Visualizing the Unthinkable

Jenny Ren thinks about one of the illustrations, noting that one in three teens experiences some kind of abuse in their romantic relationships, including physical, verbal, emotional or sexual abuse.
Jenny Ren thinks about one of the illustrations, noting that one in three teens experiences some kind of abuse in their romantic relationships, including physical, verbal, emotional or sexual abuse.
Joseph L. Pipolo, English Department teacher and advisor for Xanadulit.com and the NEHS English Honor Society, encourages his students to use the arts to explore emotional issues.
Joseph L. Pipolo, English Department teacher and advisor for Xanadulit.com and the NEHS English Honor Society, encourages his students to use the arts to explore emotional issues.
Art can stir parts of our consciousness that were formally dormant. It can stir thoughts we were not ready to think.
Art can stir parts of our consciousness that were formally dormant. It can stir thoughts we were not ready to think.
Nefertiti Samba reads her poem to a packed audience in the Whitman forum.
Nefertiti Samba reads her poem to a packed audience in the Whitman forum.
Annalise Thode reads an original poem as Joseph ‘Pip’ Pipolo moderates the verbal portion of the exhibit.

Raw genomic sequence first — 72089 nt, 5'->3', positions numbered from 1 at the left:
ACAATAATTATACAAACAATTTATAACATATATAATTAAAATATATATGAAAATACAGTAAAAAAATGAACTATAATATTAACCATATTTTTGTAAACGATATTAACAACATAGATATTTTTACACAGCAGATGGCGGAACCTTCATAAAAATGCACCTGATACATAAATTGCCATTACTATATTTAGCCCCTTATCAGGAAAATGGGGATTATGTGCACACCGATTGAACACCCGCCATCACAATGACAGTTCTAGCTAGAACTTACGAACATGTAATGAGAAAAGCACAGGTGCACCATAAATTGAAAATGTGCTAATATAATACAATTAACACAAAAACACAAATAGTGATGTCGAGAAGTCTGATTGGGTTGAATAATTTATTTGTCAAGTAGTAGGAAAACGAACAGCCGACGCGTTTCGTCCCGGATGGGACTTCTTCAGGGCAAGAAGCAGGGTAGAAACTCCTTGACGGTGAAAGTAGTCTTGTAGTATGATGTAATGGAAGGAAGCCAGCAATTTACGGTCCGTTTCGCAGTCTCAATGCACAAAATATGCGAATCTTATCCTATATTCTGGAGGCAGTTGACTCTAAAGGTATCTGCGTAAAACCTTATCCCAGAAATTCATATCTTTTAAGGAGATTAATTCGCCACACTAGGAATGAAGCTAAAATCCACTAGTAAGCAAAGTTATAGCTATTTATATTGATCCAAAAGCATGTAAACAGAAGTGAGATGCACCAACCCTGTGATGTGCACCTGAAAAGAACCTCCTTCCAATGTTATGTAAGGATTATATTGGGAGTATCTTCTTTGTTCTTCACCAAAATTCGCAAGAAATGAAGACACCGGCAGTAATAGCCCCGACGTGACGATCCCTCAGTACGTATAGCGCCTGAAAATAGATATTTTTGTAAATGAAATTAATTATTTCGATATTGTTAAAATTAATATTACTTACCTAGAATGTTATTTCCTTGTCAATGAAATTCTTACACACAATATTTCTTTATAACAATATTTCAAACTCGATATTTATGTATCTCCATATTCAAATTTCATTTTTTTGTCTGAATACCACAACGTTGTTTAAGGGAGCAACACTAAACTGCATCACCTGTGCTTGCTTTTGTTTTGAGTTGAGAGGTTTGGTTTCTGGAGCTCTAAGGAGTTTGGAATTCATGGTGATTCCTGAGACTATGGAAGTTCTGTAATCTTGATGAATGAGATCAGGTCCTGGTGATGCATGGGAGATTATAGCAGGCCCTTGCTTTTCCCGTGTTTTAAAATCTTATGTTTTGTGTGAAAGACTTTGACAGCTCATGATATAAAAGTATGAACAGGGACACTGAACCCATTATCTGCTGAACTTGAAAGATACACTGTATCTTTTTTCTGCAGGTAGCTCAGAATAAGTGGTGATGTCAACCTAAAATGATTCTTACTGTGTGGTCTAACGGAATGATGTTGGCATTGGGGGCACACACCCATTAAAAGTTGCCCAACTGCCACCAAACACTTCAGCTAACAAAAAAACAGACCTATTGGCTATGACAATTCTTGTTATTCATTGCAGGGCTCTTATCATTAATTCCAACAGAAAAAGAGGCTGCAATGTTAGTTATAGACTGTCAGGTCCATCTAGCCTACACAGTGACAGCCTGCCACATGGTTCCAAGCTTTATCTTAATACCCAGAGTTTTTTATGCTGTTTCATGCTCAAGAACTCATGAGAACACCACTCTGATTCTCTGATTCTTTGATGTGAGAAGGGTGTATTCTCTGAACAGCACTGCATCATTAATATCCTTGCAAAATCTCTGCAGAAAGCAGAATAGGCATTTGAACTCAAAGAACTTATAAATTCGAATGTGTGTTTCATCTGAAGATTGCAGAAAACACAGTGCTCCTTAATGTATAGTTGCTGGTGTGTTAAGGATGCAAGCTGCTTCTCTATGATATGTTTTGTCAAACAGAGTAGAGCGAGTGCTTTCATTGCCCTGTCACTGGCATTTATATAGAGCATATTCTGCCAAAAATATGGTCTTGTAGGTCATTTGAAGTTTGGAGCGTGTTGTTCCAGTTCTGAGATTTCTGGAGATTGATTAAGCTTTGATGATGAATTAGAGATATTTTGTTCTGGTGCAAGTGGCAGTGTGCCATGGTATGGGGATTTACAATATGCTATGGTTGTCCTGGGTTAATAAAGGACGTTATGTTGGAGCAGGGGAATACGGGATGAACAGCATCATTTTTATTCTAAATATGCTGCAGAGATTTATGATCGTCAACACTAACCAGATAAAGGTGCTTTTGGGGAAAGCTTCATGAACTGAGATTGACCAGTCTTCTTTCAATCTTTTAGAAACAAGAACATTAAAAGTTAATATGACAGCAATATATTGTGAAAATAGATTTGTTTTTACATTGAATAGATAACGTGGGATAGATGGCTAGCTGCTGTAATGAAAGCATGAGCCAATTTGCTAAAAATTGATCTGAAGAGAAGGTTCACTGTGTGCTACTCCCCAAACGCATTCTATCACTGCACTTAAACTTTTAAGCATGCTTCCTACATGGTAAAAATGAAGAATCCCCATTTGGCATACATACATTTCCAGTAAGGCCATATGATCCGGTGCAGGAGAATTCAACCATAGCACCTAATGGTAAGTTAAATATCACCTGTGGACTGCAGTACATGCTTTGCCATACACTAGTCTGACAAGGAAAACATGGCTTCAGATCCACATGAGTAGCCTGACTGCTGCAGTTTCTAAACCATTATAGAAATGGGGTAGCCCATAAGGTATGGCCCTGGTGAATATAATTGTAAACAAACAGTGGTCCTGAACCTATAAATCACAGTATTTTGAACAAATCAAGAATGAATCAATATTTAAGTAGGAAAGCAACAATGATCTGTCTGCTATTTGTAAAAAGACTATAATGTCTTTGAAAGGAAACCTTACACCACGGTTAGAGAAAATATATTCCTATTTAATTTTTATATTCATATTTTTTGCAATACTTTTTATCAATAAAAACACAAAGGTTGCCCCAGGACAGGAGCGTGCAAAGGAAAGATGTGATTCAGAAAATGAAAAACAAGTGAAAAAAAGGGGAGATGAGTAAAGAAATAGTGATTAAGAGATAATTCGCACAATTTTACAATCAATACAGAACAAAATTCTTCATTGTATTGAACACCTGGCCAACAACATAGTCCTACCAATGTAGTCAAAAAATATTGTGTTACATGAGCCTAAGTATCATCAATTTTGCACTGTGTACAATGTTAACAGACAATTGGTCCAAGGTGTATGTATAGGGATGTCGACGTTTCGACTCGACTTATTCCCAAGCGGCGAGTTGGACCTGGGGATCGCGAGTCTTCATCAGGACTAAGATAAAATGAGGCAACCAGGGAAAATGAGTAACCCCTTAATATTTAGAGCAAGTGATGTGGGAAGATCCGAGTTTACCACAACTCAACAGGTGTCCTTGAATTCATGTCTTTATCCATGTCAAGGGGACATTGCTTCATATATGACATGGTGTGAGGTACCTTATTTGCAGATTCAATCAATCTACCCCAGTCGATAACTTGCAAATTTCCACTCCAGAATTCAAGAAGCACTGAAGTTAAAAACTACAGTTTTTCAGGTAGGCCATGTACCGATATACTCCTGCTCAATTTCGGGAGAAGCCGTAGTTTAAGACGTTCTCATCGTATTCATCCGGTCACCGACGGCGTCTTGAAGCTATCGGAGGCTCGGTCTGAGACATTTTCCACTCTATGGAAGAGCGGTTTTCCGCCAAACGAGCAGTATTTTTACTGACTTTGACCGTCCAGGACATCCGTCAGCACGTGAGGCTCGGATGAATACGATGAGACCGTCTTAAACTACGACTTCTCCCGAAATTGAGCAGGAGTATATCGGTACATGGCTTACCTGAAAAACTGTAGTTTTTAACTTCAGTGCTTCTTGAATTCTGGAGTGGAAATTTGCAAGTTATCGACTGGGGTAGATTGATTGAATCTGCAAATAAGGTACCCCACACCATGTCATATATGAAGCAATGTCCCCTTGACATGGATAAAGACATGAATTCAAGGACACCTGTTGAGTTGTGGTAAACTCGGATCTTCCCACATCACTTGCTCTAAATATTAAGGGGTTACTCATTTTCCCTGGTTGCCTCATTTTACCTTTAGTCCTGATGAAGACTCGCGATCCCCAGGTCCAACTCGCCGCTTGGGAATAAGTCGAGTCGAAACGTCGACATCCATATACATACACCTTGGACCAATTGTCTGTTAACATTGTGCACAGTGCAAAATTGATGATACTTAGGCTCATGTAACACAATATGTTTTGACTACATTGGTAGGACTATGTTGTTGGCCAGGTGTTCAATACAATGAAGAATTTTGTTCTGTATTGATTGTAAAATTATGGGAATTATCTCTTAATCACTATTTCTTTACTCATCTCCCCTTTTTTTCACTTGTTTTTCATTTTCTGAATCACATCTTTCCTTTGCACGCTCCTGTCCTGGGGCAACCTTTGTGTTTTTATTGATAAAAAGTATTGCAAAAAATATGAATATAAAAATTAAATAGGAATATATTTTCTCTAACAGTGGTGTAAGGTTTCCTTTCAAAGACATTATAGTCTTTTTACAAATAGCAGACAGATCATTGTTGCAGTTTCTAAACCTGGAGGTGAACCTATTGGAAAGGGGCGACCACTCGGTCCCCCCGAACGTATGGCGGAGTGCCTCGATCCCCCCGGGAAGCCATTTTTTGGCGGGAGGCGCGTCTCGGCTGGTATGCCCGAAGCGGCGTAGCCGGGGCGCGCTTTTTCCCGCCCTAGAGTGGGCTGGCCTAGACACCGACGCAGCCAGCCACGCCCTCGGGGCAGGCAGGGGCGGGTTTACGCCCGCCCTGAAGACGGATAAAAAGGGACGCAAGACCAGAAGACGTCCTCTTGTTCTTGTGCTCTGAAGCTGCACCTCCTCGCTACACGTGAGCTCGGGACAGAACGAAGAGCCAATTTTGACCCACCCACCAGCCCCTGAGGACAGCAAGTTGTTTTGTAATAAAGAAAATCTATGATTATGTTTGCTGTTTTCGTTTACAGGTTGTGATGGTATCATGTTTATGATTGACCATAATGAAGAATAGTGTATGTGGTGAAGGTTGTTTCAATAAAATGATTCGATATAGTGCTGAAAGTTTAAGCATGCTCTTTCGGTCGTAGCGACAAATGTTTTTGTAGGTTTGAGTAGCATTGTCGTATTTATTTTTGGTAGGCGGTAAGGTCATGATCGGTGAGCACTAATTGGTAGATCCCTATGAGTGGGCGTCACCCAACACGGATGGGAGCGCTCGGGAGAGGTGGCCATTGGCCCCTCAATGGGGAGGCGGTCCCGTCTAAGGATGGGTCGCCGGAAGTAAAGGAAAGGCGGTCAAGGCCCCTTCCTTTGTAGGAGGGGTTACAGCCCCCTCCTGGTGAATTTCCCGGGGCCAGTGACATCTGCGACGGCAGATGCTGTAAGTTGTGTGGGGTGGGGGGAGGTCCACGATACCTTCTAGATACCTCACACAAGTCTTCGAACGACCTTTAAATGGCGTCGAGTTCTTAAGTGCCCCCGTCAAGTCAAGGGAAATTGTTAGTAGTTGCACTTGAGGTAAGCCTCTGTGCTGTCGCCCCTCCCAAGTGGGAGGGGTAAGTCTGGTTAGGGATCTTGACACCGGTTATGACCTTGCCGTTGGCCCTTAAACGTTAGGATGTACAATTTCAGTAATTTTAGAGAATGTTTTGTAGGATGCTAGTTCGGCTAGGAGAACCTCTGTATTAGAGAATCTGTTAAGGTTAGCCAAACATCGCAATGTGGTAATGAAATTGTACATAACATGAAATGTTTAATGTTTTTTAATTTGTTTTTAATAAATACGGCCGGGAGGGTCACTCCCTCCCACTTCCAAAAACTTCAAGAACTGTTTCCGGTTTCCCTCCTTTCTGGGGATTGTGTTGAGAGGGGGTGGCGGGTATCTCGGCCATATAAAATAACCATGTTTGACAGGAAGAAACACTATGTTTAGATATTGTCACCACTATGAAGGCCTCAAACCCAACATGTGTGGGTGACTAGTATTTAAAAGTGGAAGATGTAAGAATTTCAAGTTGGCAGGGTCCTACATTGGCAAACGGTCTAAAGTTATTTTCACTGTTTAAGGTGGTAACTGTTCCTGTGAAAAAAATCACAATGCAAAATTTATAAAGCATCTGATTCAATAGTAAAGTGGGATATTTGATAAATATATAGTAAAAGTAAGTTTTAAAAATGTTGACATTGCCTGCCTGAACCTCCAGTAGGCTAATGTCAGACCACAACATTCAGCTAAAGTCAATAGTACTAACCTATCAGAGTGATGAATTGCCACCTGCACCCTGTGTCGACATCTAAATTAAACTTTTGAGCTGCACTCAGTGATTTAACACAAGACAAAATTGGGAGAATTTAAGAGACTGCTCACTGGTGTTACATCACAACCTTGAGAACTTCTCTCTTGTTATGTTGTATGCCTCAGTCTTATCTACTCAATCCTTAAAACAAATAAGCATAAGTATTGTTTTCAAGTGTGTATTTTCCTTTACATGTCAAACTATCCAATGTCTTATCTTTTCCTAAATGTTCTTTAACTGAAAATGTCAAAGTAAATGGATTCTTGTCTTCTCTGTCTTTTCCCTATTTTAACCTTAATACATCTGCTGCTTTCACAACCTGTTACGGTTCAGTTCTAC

Annalise Thode reads an original poem as Joseph ‘Pip’ Pipolo moderates the verbal portion of the exhibit.
Ruby Bafu is one of those talented students fortunate enough to be able to express her feelings thru art, dance, poetry, and music.
Ruby Bafu is one of those talented students fortunate enough to be able to express her feelings thru art, dance, poetry, and music.
This student reacts to a photograph that depicts modern technology.  For all its conveniences, today’s technology also helps shield bullies and their cowardly behavior.
This student reacts to a photograph that depicts modern technology. For all its conveniences, today’s technology also helps shield bullies and their cowardly behavior.

Art that activates can stir parts of our consciousness that were formally dormant. It can stir thoughts we were not ready to think. It can agitate its viewers and its readers in a way that may change their lives irrevocably. It can save lives.

On March 20th Gina Tinucci, Candice Farrell, and Joseph Pipolo organized a powerful artistic and poetic response to the disturbing statistical realities of relationship violence. The students were provided with information detailing the unsettling truths behind dating abuse:  One in three teens experiences some kind of abuse in their romantic relationships, including physical, verbal, emotional or sexual abuse.  This figure far exceeds rates of other types of youth violence.  Approximately 80% of girls who have been physically abused keep dating their abuser.

With cameras and computers…pens and charcoal…the creative writing, health and photography students got to work.  As talented painters, photographers and poets, they used their mediums to spread awareness and articulate the ugliness of this of this very relevant issue.  For one day, the forum became an exhibition hall where poetry was read and artwork displayed.  The students who participated in the exhibit were very moved by the experience.

Thank you photography student Deyling Raudles for these wonderful photographs.